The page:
Cornelis Bennema, «Spirit-Baptism in the Fourth Gospel. A Messianic Reading of John 1,33», Vol. 84 (2003) 35-60
The various ways of understanding "baptism in the Holy Spirit" has caused much division in both academic scholarship and the church. Most theories have been based on the Synoptics and Acts, but the phrase o( bapti/zwn e)n pneu/mati a(gi/w| is also present in the Fourth Gospel (1,33). However, Johannine scholarship has hardly given attention to this concept. This paper will seek to establish that o( bapti/zwn e)n pneu/mati a(gi/w| is a programmatic statement for Jesus’ nexus of soteriological activities in relation to people by means of the Spirit. "To baptize with Holy Spirit" refers to Jesus’ programme of cleansing people through revelation by means of the Spirit. Moreover, this concept is rooted in Jewish messianic traditions, which were able to expect a messiah who would judge, restore and cleanse by means of his Spirit-imbued word.
of judgement and restoration. Another, complementary reason may be a particular Sitz im Leben, such as the Roman occupation or the rise of the Hasmonean dynasty. These documents can all be dated between 100 BCE and 100 CE, and the presence of messianic ideas in them is (with the exception of the Testaments of the Twelve Patriarchs) virtually agreed on by all scholars.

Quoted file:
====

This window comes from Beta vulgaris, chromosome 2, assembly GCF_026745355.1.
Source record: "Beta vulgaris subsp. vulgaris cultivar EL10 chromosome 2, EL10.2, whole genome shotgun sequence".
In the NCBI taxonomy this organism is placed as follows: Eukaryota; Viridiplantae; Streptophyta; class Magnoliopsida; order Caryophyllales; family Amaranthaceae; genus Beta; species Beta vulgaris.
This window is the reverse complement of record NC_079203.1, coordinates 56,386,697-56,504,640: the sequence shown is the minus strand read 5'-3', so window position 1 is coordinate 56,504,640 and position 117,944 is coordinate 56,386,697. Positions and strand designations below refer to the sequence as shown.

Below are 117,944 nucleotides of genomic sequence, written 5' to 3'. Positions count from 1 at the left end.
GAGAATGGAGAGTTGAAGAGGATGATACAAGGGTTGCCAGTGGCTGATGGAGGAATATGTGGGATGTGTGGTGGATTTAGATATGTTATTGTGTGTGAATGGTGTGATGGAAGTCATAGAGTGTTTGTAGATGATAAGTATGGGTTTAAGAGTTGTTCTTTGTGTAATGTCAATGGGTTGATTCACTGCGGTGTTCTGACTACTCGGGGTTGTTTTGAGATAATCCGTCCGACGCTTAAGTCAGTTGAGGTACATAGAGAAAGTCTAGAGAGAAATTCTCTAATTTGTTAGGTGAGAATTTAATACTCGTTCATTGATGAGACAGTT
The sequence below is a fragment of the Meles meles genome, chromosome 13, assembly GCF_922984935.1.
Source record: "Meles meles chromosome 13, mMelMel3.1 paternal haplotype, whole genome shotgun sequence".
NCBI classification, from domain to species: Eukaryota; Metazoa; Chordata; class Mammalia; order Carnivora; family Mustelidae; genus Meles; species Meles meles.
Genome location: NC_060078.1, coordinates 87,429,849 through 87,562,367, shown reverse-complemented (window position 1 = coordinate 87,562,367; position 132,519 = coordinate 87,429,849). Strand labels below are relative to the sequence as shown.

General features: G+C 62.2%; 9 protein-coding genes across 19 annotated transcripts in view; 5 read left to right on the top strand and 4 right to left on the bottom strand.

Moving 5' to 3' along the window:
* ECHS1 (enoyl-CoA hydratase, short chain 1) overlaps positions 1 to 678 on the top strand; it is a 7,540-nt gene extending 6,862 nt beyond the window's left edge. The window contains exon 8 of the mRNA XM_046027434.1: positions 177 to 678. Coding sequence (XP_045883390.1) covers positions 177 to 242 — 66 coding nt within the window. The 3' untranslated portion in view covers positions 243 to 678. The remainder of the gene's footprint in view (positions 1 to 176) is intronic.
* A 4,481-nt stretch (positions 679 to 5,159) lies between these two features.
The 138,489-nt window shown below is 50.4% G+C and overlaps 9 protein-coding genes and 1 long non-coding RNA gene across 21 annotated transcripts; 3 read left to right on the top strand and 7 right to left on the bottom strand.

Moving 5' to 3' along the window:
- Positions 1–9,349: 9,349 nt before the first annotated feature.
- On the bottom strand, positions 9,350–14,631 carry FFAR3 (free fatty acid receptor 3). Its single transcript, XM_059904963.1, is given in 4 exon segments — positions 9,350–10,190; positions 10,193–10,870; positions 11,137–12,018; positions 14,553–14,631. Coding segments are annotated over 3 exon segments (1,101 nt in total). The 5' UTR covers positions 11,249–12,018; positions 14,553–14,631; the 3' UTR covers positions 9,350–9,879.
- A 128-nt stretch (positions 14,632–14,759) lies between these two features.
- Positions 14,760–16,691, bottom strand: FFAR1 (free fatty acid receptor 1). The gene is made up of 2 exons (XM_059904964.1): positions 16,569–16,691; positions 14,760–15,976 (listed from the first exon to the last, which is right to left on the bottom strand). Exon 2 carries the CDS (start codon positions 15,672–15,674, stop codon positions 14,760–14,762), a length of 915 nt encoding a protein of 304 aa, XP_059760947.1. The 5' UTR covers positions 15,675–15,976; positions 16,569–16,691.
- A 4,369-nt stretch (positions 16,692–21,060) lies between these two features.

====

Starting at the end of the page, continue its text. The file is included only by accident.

Psalms of Solomon (composed in the first century BCE) is most prominent for its messianic concept. This document envisages a Davidic messiah who is endowed with the Spirit, wisdom, understanding and might (17, 21.37; 18.7), which echoes Isaiah 11,2. This messiah will destroy the wicked, judge the nations, restore Israel and rule over her as God’s appointed king (17,21-46; cf. Isa 11,4-9). It is important to observe how the Messiah will accomplish his task. First, he will exercise judgement by the word of his mouth (17,24.35), which reflects the LXX translation of Isaiah 11,4. If we recognize the connection of ideas employed by "word", "might" and "Spirit" in 17,36-37 (e)n i)sxu/i lo/gou; dunato_n e)n pneu/mati a(gi/w|), in combination with Isaiah 11,2 (pneu=ma i)sxu/oj [LXX]) and Isaiah 11,4 (e)n pneu/mati xeile/wn [LXX]), then we may suggest that the Messiah’s words have such powerful effect because they are Spirit-imbued words. Second, he will cleanse (kaqari/zw) Jerusalem (i.e., Israel) and make her people holy (17,22.30), and he can do this because he himself is kaqaro_j a)po_ a(marti/aj (17,36). Third, he will gather a holy people whom he will lead in righteousness, i.e., he will reveal to them God’s righteousness so that they can live accordingly (17,26; cf. 17,40-41; 18,8)30. Fourth, connecting these second and third aspects of the Messiah, the Messiah will cleanse Israel, make her holy and guide her in righteousness precisely through his revelatory word/teaching. The Messiah himself is taught by God (17,32), and in turn he is expected to instruct/discipline Israel (paideu/w [17,42]; cf. the knowledge and teaching that the Messiah is expected to bring in Isa 11,9; 42,4). In fact, 17,43 indicates that his words are aimed at having a purifying effect (ta_ r(h/mata au)tou= pepurwme/na u(pe_r xrusi/on to_ prw=ton ti/mion) and are used to discern/"judge" (diakri/nw) among Israel. Moreover, the Messiah will not only destroy the wicked with the word of his mouth, but will also instruct/discipline Israel with this same word (lo/goj sto/matoj au)tou= in 17,24.35 and r(a/bdoj paidei/aj in 18,7 are parallel terms; cf. Isa 11,4 to which is alluded and